Thursday, 16 June 2011

Dartford Warbler (Sylvia undata)

Latin Etymology: Sylvia ("woodland sprite") undata ("wavy")
Adult male Dartford Warbler (subspecies S. u. dartfordiensis) at Shoeburyness, Essex - February 2015

Featured Subspecies: Sylvia undata dartfordiensis
Weight: 9-12g  /  Length: 13cm  /  Wingspan: 13-18cm
UK AMBER LIST / IUCN Red List: Near Threatened

In my opinion, the most visually striking UK warbler - unlike the normal shades of brown of most of them. They are found on heathland in the south of the country and as a warbler they are told apart by the very long tails and the unique for Britain blue-grey and reddish brown colour scheme, combined with the dramatic red ring around the eye.  They are one of our few warblers that can be found in the winter (small numbers of species like blackcap and chiffchaff can be found in Winter but the majority leave), unfortunately, this makes them very vulnerable to hard Winters and will frequently cause the population to crash, particularly with multiple such Winters in succession.  As such though, this is potentially a bird which will actually benefit from global warming as far as extending it's Norther range goes and so may well increase.   My first sighting of this species was a coincidental glimpse in Cornwall while searching for choughs, the second, much better view was a by-product bonus of an equally failed attempt to see serin at Shoeburyness, where one of these birds was following a stonechat.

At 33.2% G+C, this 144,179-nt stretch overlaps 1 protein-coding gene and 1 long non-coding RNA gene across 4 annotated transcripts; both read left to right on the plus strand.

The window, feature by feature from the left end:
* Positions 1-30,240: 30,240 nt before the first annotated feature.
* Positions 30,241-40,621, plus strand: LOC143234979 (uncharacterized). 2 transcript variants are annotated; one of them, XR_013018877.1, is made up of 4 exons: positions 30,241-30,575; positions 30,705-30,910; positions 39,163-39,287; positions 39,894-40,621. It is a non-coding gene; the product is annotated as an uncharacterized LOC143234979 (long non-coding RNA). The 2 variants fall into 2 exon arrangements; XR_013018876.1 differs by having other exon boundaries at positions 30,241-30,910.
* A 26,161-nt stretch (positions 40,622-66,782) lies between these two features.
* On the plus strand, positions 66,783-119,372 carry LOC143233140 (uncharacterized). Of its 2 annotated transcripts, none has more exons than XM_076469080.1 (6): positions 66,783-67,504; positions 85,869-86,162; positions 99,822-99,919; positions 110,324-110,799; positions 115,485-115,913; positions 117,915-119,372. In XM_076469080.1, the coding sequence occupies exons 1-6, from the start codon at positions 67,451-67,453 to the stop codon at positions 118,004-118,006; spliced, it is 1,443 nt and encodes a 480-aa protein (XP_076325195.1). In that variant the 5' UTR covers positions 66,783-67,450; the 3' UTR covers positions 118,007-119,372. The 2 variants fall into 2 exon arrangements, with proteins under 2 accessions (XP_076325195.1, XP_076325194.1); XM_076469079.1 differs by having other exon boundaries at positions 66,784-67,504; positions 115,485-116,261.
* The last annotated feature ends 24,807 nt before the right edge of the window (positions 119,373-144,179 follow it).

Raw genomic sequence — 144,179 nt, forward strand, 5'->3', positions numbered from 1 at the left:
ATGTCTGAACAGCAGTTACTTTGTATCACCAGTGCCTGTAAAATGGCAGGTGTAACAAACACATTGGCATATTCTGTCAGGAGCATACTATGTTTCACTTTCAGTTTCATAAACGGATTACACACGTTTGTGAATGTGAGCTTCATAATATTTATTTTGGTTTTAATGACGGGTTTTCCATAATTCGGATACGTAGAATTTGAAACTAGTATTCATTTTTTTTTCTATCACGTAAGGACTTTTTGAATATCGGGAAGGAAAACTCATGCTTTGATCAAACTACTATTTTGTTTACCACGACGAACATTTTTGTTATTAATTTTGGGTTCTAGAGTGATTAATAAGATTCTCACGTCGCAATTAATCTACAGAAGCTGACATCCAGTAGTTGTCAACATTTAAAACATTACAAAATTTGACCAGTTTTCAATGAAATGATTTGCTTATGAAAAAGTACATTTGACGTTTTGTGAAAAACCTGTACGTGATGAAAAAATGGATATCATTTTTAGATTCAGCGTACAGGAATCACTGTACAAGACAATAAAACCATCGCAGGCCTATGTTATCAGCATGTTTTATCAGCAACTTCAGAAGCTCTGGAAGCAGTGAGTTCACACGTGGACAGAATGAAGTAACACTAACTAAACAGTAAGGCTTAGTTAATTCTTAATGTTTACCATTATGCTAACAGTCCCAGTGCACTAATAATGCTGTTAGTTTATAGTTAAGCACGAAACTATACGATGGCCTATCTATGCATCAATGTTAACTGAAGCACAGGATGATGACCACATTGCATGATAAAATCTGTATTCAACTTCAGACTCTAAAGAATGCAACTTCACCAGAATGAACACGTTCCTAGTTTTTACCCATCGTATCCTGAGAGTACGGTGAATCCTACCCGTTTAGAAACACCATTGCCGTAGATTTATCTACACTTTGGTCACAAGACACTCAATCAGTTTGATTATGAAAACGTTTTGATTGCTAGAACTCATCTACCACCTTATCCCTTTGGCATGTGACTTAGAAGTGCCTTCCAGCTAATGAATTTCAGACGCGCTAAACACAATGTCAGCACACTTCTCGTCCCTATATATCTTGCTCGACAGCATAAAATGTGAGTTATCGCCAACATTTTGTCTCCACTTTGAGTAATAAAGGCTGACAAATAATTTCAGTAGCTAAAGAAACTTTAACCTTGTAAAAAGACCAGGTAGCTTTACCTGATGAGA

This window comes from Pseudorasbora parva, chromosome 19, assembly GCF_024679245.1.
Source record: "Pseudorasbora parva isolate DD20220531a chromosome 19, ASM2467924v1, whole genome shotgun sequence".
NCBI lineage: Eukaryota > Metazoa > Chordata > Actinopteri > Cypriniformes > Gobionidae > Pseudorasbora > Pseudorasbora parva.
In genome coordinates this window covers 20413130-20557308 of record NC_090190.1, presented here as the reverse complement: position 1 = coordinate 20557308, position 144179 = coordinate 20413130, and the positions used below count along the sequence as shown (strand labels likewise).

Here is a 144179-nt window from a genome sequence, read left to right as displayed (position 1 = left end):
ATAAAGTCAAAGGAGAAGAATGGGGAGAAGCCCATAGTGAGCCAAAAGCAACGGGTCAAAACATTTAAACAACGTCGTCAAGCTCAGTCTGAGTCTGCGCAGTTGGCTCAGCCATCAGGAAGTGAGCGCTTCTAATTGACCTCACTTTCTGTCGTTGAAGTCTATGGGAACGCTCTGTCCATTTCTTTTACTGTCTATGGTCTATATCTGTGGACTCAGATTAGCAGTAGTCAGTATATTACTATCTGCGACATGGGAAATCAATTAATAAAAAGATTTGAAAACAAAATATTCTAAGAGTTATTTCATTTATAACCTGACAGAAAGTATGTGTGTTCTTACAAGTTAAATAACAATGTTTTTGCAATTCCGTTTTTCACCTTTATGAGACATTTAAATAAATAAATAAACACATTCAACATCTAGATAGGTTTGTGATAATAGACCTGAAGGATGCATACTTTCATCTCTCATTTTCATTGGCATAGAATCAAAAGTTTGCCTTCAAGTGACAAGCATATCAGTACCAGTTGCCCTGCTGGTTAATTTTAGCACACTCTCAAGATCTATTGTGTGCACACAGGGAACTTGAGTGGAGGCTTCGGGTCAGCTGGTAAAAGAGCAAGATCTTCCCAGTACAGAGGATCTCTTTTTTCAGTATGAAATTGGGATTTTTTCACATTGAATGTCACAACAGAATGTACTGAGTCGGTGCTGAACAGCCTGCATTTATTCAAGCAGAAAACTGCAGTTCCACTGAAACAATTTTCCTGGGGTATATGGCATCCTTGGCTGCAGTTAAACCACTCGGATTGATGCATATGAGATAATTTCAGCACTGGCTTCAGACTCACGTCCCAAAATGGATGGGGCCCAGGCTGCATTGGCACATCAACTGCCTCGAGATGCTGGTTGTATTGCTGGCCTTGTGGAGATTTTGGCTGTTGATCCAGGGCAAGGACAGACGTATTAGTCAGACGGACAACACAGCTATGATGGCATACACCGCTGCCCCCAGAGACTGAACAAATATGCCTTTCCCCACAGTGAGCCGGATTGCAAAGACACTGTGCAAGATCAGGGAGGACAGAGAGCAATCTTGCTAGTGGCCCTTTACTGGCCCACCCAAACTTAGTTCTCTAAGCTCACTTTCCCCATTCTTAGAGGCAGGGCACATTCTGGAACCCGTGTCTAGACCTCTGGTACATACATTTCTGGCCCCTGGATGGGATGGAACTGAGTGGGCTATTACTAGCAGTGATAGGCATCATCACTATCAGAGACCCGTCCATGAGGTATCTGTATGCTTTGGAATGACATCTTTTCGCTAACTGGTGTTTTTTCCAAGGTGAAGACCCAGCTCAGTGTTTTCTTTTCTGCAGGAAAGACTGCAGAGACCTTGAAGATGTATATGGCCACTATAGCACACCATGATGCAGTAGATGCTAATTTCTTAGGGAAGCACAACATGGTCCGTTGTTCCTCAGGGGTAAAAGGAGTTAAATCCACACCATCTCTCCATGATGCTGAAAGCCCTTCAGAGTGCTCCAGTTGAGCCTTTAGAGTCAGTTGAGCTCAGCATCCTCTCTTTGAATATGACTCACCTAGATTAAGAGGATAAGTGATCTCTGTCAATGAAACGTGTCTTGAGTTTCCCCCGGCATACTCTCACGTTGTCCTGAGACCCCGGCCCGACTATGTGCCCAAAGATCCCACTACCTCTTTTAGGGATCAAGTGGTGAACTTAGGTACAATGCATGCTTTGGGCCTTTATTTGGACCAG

Related Species:
Family: Sylvidae
Genus: Sylvia
Subspecies: S. u. dartfordiensis, S.u. undata, S. u. toni

- Sighting Locations -
UNITED KINGDOM - A rare and local breeding resident to Southern England (3,200 pairs) whose numbers fluctuate widely with Winter severity
 - A single bird seen fleetingly on The Lizard, Cornwall, much better views of a single male at Shoeburyness in February 2015

Further Notes: BirdForum OpusIUCN Red ListRSPBWikipedia, Xeno-canto

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